James explained the options: “I got a professional auto electrician in to change the batteries, fit a split charger and voltage dropper to give us the option of 12 or 24v. All the walls were studded out for insulating so the wiring went in there before they were lined, there is also cable boxes running at high level around the bus making it easier to run the wiring.”
They installed a Malaga 4E 14l water heater, which was the biggest heater they could fit for the budget of under £500. For water they put in two 90-litre water tanks under the bus these were the biggest tanks they could fit in the space. This was one of the trickiest parts of the conversion, building a cradle to support the two tanks.
Heading into winter the family needed to keep warm but there was a mishap before they even got started, as James explained, “The bus originally had a diesel water heater, radiators and hot air blowers on board which we took out in favour of a wood burning stove. Budget was tight but we found someone selling wood burners made to order for boats and cabins online. The stove was due for delivery the week before we set off but never turned up. After a few phone calls we eventually found out that the courier delivery van had been stolen along with all the contents including our stove! The fabricator couldn’t deliver another until two days after we set off so we had it delivered to a place we were staying at, 10 days into the journey. This time the stove arrived safely and we fitted it as soon as it arrived.”
Once underway the couple found that the mobile home guzzled petrol and, as they had to be financially self-sufficient for the entire trip, it meant earning as they went. For James this involved swapping his time and labour and in return getting to park on people’s land and use their electricity. It kept their costs down, meant meeting new people and learning new skills. So far they have been looking after animals, putting up a greenhouse, renovating a kitchen, apple pressing and making wine, and even creating a new café space in a National Trust property in Kent.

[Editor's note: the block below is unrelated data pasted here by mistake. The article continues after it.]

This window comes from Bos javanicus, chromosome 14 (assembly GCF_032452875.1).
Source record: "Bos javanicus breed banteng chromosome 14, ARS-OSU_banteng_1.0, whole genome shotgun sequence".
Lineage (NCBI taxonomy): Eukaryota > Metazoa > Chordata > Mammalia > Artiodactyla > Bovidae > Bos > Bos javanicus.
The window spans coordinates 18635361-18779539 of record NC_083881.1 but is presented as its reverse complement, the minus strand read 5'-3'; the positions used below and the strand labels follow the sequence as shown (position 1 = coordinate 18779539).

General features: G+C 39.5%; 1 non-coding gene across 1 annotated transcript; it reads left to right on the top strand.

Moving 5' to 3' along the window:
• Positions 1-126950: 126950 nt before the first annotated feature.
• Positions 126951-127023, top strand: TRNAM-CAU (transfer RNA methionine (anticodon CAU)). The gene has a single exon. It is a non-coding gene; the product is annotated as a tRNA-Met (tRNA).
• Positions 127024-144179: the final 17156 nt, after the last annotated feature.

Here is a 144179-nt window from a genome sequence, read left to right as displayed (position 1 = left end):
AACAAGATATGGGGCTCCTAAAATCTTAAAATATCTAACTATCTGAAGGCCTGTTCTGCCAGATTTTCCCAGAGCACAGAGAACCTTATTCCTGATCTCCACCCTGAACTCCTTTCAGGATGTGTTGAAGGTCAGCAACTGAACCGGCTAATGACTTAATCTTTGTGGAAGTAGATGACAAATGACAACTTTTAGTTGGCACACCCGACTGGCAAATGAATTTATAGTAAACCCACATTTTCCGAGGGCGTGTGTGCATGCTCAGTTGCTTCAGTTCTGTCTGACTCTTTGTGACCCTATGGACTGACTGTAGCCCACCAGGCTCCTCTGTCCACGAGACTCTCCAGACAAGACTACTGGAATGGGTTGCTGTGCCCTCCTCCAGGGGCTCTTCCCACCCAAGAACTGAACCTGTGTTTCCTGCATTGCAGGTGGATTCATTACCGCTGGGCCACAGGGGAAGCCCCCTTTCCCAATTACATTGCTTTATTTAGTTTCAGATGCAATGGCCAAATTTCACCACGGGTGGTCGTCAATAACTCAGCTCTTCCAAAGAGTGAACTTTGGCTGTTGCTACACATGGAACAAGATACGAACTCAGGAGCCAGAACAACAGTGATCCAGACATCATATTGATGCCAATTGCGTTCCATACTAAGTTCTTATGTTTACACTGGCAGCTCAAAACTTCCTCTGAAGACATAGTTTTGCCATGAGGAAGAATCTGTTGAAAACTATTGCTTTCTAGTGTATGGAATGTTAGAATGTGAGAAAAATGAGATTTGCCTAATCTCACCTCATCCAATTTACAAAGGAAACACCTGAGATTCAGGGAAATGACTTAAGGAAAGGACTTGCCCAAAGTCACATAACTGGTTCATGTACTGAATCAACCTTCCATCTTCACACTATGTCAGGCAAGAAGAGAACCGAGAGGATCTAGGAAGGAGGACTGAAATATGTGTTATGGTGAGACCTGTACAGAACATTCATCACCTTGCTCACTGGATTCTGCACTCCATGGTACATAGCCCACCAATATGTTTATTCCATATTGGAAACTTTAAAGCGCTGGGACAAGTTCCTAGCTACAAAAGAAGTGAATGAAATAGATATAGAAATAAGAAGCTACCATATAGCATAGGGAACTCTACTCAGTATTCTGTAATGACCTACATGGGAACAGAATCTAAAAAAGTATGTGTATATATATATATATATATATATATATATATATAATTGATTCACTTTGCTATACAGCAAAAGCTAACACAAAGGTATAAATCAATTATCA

Jo is also doing paid work for the things they can’t swap such as fuel and the weekly food shop. Besides the Effortless Meditation courses she’s running as they travel she also works as an associate for a number of organisations as a coach and facilitator so is continuing to do some of that work, either from the bus as we travel or by taking a couple of days out from travelling to head off in a hire car for a couple of days work at a time.
EDUCATING THE KIDS
Meanwhile the couple’s children are loving the adventure so far because they easily adapt to new things. They have been on the beach several times each week, been to lots of parks, museums, met new people. Jo pointed out that, “They go to bed at night shattered from the new experiences they are having each day!”
Of course, with taking children out of school for a year the onus is on the parents to do a good job of running a home education regime. Jo explained how it was working out, “The kids’ education is a big part of the trip, they will experience so much through the year. We counted up the number of places visited in the first few weeks and found that we had been on the equivalent of 10 school trips so far. Annie, age 8, is a big reader and has read 20+ books on her Kindle since setting off. She has enjoyed visiting museums, something we couldn’t interest her in previously. Oscar, age 4, is currently teaching himself to read, write and count with the help of some exercise books and my tablet! Seeing him progress has been amazing so far. Both kids are keeping scrapbooks about the year and Annie is also blogging.
They are all keeping in touch with the rest of the world thanks to 3G mobile internet on their devices. It’s worked fine so far, even in some rural places. The route plan for the year was to start off at Saltburn-by-the-Sea at the end of September 2014, travel south through Lincolnshire, then Norfolk and Suffolk. They are currently in Kent. They are aiming for the southwest for the end of December where they will stay until early February. Then, travel up through Wales, the West coast, popping in to see their family and friends in Lancashire before heading up to Scotland in late spring/early summer. Finally they will travel back down through Northumberland to Saltburn. With no deadlines or schedules their plan is to be as open as possible about when and where they stop and they may well get stuck somewhere they like for six months before heading back on the road again.